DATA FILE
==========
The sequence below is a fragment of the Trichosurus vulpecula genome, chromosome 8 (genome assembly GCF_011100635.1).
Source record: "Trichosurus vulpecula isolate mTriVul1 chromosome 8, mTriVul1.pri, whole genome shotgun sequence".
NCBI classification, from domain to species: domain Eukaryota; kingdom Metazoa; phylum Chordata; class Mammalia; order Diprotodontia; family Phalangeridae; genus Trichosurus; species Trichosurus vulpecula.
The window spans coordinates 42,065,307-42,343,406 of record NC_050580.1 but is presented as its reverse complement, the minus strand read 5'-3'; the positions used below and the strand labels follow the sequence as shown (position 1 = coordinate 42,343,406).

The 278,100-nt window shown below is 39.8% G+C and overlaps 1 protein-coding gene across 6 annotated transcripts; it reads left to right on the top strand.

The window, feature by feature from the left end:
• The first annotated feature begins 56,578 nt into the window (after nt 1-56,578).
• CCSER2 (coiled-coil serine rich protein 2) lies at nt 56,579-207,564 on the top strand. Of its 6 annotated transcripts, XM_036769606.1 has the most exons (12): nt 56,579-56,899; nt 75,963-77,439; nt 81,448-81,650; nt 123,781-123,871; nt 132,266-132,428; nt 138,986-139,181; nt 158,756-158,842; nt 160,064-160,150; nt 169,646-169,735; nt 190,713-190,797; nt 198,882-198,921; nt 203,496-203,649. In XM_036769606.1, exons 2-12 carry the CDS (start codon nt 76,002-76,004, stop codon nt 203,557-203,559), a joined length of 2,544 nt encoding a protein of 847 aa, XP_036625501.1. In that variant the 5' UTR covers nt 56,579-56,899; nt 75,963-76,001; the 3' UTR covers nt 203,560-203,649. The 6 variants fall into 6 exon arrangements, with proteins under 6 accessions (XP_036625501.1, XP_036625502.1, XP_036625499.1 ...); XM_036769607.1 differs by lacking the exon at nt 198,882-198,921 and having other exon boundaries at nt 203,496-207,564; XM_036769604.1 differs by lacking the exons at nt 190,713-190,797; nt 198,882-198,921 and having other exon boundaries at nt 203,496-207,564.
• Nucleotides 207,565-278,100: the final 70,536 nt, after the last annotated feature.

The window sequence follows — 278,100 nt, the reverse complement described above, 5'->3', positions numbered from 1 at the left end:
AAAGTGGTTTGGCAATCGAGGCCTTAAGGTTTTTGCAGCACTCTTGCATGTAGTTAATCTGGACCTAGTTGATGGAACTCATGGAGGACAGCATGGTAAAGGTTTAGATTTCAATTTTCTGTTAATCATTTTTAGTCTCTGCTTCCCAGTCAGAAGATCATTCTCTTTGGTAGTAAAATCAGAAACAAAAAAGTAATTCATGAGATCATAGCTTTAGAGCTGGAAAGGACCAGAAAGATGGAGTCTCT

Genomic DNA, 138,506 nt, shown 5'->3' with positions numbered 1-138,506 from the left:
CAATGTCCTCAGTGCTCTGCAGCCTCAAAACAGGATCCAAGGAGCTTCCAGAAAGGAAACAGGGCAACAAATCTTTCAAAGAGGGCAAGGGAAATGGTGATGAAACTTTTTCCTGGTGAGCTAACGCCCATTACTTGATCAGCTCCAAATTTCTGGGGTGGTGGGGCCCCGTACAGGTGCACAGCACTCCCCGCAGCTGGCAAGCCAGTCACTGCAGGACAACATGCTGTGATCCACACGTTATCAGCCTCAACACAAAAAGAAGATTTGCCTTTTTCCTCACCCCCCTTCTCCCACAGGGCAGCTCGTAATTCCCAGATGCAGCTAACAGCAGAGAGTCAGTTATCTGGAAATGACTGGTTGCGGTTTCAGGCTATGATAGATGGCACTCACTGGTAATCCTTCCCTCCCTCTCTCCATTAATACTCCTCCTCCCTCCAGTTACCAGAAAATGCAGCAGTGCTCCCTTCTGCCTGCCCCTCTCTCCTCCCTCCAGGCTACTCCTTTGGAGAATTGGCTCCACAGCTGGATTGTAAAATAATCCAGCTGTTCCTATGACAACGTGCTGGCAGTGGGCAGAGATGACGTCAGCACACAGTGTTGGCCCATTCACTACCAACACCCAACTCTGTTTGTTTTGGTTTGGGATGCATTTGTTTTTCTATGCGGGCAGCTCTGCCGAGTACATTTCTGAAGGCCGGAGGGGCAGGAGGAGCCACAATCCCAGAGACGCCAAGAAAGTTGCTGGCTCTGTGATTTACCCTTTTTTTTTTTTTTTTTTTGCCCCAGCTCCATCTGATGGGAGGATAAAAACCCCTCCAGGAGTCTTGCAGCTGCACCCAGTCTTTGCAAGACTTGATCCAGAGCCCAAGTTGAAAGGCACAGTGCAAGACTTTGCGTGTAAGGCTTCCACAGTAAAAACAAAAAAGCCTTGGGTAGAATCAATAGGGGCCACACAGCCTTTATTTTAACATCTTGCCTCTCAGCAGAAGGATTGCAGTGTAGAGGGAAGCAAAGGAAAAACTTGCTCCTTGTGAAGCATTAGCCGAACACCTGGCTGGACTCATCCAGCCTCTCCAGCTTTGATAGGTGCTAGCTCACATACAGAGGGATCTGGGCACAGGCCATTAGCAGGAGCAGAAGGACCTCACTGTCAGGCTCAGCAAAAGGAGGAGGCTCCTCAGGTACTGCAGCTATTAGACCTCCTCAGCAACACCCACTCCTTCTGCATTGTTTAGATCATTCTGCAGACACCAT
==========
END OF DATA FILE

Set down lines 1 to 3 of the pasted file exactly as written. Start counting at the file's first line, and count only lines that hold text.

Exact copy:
The sequence below is a fragment of the Trichosurus vulpecula genome, chromosome 8 (genome assembly GCF_011100635.1).
Source record: "Trichosurus vulpecula isolate mTriVul1 chromosome 8, mTriVul1.pri, whole genome shotgun sequence".
NCBI classification, from domain to species: domain Eukaryota; kingdom Metazoa; phylum Chordata; class Mammalia; order Diprotodontia; family Phalangeridae; genus Trichosurus; species Trichosurus vulpecula.